A mass-circulation, pro-government newspaper in Turkey has been roundly condemned by the country’s Jewish community after it accused “Jewish businessmen” of engaging in suspicious transactions on Turkish financial markets in the run-up to the abortive coup against President Recep Tayyip Erdoğan in July 2016.
In an article billed as an investigative report published by the conservative tabloid Yeni Şafak (“New Dawn”) on Tuesday, reporter Osman Özgan claimed that Turkish authorities had discovered “hundreds of suspicious transactions” before July 15, 2016 — the day the coup was launched.
“It became evident that nearly 60 businessmen had withdrawn from the market, selling all their shares on and before July 15,” Özgan wrote. “Among these names are also some Jewish businessmen and international corporations.” None of the individuals was explicitly named, and Özgan did not specify how many of them were Jews, or why the fact of their being Jewish was relevant to the authorities’ inquiries.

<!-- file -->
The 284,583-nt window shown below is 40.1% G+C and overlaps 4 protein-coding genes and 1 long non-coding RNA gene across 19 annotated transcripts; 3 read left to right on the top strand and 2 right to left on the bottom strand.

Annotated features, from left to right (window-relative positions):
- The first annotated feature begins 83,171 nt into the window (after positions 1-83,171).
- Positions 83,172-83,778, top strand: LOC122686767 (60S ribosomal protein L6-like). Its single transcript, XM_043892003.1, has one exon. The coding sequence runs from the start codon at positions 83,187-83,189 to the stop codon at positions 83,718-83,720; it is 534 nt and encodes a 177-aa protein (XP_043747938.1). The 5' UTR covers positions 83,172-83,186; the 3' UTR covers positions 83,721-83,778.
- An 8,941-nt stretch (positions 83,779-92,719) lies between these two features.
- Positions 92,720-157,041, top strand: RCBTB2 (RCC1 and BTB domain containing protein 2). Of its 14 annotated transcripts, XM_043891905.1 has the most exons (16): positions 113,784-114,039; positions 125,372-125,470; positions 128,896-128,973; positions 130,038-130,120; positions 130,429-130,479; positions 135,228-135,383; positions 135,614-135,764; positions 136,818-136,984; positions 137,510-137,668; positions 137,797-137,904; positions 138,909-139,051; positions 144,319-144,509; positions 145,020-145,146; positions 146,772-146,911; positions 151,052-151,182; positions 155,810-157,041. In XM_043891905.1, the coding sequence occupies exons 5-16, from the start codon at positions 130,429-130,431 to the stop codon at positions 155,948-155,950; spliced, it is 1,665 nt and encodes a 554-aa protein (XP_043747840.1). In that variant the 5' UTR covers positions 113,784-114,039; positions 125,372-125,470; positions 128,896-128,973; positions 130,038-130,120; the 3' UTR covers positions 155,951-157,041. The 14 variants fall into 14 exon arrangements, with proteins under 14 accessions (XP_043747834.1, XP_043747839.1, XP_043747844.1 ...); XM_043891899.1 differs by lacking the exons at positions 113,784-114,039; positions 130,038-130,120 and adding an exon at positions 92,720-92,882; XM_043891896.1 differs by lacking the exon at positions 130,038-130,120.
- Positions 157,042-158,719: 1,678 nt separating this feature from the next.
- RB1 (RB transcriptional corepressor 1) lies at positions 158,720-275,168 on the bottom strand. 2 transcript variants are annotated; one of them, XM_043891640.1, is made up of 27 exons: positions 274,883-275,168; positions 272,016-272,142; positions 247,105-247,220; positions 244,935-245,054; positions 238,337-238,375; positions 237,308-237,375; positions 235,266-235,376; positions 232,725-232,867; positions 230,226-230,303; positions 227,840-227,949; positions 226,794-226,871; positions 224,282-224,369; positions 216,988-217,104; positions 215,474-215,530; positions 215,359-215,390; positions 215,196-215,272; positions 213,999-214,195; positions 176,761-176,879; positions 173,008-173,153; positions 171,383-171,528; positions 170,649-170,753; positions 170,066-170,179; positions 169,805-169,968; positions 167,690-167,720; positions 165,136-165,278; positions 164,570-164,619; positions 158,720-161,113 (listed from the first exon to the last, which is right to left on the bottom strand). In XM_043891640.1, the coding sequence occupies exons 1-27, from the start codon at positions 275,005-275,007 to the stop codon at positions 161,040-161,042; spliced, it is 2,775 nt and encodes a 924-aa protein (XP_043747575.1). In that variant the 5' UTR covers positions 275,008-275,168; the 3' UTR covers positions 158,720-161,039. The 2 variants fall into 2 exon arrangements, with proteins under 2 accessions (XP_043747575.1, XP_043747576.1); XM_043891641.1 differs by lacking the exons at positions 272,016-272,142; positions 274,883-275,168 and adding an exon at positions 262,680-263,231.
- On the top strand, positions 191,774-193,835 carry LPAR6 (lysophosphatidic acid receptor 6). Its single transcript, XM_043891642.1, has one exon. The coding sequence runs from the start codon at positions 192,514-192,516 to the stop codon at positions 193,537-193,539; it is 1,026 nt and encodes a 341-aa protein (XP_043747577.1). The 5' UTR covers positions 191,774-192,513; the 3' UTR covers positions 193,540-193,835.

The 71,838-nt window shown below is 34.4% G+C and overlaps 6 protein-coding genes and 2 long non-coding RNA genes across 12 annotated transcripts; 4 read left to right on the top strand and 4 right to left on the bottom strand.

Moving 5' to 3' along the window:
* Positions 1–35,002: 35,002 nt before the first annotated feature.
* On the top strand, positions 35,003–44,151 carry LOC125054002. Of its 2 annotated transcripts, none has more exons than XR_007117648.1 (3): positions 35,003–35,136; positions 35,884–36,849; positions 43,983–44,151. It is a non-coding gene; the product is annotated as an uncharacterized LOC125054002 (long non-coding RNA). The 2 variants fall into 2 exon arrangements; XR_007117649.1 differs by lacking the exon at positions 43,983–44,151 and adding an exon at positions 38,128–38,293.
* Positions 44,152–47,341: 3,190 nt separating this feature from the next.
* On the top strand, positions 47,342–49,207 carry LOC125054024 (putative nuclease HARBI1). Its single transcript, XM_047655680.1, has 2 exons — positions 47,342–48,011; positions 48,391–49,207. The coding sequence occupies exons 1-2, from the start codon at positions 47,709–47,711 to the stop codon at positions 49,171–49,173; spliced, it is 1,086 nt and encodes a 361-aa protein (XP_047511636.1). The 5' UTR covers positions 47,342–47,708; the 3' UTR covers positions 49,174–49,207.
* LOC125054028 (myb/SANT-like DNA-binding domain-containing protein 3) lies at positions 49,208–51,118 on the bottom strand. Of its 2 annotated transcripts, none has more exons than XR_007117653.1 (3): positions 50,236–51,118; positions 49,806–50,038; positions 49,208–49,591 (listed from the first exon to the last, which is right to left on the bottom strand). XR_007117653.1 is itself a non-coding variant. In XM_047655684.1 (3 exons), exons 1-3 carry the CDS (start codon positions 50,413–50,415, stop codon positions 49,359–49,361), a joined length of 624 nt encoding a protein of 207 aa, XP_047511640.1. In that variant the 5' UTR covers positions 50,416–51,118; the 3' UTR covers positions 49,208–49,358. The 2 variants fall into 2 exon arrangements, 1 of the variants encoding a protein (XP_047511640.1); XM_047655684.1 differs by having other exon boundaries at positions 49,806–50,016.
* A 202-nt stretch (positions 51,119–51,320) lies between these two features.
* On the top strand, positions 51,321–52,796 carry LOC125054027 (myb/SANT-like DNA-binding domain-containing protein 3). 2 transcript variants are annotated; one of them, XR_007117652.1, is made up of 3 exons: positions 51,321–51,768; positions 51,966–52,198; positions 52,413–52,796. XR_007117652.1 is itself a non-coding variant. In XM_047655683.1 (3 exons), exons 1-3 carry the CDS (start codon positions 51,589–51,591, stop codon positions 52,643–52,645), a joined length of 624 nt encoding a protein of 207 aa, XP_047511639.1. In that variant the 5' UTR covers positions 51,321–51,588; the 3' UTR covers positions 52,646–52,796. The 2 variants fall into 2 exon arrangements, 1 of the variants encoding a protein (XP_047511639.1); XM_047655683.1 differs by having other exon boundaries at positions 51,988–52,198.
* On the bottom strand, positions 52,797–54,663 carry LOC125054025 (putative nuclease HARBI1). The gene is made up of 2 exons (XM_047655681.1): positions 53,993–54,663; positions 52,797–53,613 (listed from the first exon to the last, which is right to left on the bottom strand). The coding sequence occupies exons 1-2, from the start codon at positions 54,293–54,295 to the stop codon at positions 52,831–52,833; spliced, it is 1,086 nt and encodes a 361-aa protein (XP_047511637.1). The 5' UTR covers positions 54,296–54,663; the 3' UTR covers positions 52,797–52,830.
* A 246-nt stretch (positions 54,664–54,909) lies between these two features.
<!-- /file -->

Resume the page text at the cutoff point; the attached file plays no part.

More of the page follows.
On its official Twitter feed, the Turkish Jewish community denounced the article as an “antisemitic provocation” and an example of “hate rhetoric.”
Yeni Şafak has long had the reputation of being one of the most antisemitic outlets in Turkey. Over the last decade, its columnists have published numerous articles accusing Jews of “empowering” the “destruction of Islam by the USA.” It has also described Zionism as a “Jewish pathology,” and demanded that Turkish Jews, suspected of “dual loyalty”, condemn Israel.
In September 2017, the paper enthusiastically pushed the conspiracy theory — also voiced by Erdoğan — that the independence referendum in Iraqi Kurdistan was an “Israeli plot” to resettle 200,000 Kurdish Jews in the region.